• Corporations that self-reported, implemented extensive remediation, and acted with complete transparency typically had their penalties greatly reduced or never imposed.
  1. Rewarding and Protecting Whistleblowers
  • SEC issued almost $229 million over 103 awards and received more than 12,300 tips in the fiscal year 2022
  • Firms attempting to contain whistleblowers through restrictive confidentiality agreements with employees and investors were heavily penalized and litigated against.
  1. Financial Fraud and Issuer Disclosure
  • SEC has spent many hours and resources pursuing firms and employees who violate laws on disclosures through misleading or inaccurate material.
  • The SEC investigated and charged Firms for misleading investors about operating costs, investment strategies, inflated revenues, etc.
  1. Focus on Gatekeepers
  • Members of the industry with significant responsibility to maintain trust in the system (Auditors, Lawyers, Transfer Agents, etc.) had numerous enforcement actions brought against them for actions that eroded trust in the system.
  • Audit firms violating professional standards and allowing clients to manipulate their audits were charged; the highest penalty against an audit firm in SEC history was ordered this year.
  1. Crypto
  • The former Cyber Unit has been renamed to the Crypto Assets and Cyber Unit, with the SEC doubling the unit’s staffing.
  • Misconduct charges for failure to register retail cryptocurrency offers and sales (first-of-its-kind) with the SEC, participating in the crypto pyramid and Ponzi schemes, and insider trading have all been issued as the SEC continues to investigate the cryptocurrency space.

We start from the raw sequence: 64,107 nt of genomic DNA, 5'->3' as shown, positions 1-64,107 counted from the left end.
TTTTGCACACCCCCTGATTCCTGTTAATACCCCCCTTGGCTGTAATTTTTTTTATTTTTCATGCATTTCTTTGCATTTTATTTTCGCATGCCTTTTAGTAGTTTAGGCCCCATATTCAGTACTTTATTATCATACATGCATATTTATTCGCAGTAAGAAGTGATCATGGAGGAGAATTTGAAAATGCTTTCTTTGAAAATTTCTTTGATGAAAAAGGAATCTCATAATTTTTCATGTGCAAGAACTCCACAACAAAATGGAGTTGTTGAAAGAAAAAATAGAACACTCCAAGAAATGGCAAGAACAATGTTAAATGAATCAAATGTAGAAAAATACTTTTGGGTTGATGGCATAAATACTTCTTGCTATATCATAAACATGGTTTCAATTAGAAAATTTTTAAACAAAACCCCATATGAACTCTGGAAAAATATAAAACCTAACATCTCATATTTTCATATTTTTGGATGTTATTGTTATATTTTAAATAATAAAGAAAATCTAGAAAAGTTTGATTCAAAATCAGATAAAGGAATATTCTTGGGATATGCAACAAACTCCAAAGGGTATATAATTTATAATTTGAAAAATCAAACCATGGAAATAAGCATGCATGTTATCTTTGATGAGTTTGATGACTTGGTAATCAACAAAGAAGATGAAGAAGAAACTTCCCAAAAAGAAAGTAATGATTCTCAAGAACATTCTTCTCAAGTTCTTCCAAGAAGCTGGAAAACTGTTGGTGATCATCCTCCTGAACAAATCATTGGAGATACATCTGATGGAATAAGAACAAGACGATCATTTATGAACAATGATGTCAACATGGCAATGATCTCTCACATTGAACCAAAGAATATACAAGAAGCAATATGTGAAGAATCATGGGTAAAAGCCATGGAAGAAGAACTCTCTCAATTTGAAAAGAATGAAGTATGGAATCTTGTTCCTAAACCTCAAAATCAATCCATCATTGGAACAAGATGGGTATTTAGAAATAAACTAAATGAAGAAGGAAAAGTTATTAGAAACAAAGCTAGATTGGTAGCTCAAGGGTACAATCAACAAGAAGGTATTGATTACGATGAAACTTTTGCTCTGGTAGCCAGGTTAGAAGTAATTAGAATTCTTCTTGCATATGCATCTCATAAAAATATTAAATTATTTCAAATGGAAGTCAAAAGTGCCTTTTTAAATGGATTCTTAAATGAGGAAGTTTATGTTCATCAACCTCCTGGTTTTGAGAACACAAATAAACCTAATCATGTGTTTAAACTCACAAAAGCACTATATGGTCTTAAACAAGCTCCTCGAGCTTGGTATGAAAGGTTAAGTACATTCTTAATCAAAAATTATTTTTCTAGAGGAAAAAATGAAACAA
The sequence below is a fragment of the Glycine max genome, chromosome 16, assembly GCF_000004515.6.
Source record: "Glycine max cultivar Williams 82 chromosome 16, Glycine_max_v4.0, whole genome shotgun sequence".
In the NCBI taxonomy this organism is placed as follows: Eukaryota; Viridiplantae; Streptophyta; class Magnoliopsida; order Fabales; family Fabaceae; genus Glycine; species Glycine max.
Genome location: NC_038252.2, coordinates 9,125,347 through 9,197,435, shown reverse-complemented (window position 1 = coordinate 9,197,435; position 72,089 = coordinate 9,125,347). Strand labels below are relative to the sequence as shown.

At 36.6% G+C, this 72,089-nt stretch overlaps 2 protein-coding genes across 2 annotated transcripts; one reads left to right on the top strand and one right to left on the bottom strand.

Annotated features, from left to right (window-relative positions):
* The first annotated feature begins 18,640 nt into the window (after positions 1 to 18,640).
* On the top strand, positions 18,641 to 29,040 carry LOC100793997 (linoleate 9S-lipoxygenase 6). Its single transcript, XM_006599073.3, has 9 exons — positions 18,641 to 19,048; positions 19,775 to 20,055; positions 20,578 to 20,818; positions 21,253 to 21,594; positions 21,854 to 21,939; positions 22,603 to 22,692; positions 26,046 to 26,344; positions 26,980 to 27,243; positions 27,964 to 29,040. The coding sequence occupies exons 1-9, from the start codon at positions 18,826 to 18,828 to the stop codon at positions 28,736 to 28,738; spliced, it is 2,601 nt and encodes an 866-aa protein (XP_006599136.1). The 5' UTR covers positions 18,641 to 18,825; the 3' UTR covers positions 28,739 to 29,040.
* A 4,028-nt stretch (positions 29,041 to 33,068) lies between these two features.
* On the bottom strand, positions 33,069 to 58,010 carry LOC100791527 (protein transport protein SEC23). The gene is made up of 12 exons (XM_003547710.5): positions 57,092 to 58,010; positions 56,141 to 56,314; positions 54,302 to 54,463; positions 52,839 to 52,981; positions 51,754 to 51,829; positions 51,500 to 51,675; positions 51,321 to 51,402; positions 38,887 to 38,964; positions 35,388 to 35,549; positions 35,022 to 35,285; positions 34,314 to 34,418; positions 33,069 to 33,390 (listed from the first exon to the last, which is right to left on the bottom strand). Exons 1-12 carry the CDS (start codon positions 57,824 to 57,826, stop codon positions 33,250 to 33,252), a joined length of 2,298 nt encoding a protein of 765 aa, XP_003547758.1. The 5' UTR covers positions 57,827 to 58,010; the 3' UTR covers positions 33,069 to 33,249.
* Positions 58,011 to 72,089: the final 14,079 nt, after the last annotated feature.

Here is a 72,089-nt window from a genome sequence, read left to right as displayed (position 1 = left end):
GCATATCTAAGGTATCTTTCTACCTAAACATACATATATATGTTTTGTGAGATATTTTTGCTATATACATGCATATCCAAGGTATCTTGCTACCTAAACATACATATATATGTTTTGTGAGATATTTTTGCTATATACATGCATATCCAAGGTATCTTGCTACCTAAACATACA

1. Cyber Security and Compliance
  • Firms that failed to comply with recordkeeping requirements and the safeguarding of customer information met scrutiny from the SEC.
  • The largest penalties hit firms that had extensive failures over large periods of time due to insufficient policies and procedures to protect investors.
  1. Private Funds
  • Private Funds have unique features that expose them to issues such as conflict of interest, fees and expenses, custody, and controls of material nonpublic information
  • The SEC charged multiple private fund advisors for fraudulent schemes involving hiding risk, misrepresentation of fund performance, and manipulation of fees and expenses.
  1. Market Abuses
  • Market manipulation, cherry-picking, and insider trading were heavily charged by the SEC in 2022.
  • Senior executives and multiple investment advisors found themselves being investigated for insider trading, manipulative schemes to defraud investors, and/or cherry-picking profitable trades into their personal accounts.
  1. Public Finance Abuse
  • The SEC filed its first charges for broker-dealers violating the registration rule and underwriters for failing to obtain disclosures from investors when selling new issue municipal bonds.
  1. Foreign Corrupt Practices Act
    • The SEC remains committed to preventing the issuing of securities by companies that engage in corrupt practices abroad.
    • Mozambique, Turkey, UAE, India, and Brazil were some countries where firms attempted to engage in corrupt practices; the companies were correctly charged in the United States.

In the absence of new securities legislation that precludes the possibility of conflict of interest dealings, the only solution is to educate the public on investing and trading in securities. For that reason, I authored Stock Market Literacy.